8th Dec 2015

The hidden dangers in break clauses

In contrast to the 1980s and 1990s, when commercial lease term lengths were 15 to 25 years and tenants were tied in for long periods, typical present day lease term lengths are 3, 5 and 10 years with the tenant having the benefit of a break clause entitling it to call a halt to the arrangement at some point during the term.

However, tenants should be aware of the potential dangers. Break clauses which are cleverly drafted (by the landlord) can trap the unwary. An obvious example is a pre-condition which must be satisfied by the tenant before the break is deemed effective. Make sure it’s one you as a tenant know you can satisfy. Don’t, for example, agree that the satisfaction of the repair and decorating covenant is a pre-condition to the break, otherwise you may find that the landlord seeks to use the flimsiest of lapses by you as a means to defeat the break and keep you on the hook for the rest of the term.

One issue, which has been confirmed in a recent Supreme Court decision, concerns the payment of rent (and other sums such as insurance and service charge) in advance. Typically, a lease will say that the tenant must pay these sums quarterly in advance on the “quarter days” (as they are known). What happens, however, if the date upon which the tenant may exercise its break falls between two quarter days? In a case which many will find puzzling and downright unfair on tenants, but which will delight landlords, the judges in Marks & Spencer v BNP Paribas ruled that a tenant cannot recover rent paid in advance for the period after the break date where it exercises a break part way through a rent quarter unless the lease specifically provides so. Tenants must therefore ensure that, in leases which have a break clause, there is a contractual obligation on the landlord to repay the tenant all sums paid by it in advance which relate to a period after the break date. Without this, the Supreme Court has made clear that, unfair though it may appear, one will not be implied.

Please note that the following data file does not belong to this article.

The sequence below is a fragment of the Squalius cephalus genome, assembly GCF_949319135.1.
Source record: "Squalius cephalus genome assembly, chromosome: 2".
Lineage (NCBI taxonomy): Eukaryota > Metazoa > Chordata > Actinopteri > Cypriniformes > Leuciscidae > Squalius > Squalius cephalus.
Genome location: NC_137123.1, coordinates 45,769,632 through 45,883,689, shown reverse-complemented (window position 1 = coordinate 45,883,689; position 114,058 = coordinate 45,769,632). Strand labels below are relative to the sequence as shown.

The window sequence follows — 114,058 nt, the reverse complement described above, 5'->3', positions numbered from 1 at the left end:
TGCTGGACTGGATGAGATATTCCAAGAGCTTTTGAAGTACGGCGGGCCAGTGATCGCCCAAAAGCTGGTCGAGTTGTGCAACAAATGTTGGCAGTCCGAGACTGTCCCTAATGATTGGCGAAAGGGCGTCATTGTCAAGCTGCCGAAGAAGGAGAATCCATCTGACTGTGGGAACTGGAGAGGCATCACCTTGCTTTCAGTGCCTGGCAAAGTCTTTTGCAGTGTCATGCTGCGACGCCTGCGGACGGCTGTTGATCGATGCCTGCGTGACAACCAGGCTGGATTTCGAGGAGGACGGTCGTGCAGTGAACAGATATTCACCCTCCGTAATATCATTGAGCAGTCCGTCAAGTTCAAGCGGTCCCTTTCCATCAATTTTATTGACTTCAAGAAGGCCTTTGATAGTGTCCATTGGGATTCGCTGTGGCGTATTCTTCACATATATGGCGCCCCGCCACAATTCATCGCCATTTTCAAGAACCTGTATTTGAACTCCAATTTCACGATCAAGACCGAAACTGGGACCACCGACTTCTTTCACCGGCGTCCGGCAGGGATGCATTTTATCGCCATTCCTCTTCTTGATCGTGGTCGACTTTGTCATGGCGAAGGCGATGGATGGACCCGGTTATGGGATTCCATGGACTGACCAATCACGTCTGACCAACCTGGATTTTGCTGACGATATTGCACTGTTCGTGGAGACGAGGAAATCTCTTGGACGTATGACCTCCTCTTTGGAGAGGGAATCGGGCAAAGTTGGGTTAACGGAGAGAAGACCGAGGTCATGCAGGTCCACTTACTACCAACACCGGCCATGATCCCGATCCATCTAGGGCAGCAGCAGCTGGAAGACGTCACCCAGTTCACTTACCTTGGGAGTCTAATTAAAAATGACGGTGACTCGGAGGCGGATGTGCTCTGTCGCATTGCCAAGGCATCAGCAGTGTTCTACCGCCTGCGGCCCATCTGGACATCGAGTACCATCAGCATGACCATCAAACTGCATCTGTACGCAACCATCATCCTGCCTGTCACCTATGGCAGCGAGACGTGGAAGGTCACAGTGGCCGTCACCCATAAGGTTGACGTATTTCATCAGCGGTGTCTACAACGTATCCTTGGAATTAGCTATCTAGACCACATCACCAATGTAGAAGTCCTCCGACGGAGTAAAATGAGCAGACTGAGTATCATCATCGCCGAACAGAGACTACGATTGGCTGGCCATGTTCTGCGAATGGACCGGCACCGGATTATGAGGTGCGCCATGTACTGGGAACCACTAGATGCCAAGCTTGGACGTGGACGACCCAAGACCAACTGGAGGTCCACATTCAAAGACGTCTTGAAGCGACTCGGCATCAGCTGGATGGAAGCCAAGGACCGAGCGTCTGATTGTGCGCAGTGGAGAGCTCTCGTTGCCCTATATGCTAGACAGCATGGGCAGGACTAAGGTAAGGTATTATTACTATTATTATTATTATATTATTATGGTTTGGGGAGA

Written by Richard Wheeldon of Berwins Solicitors

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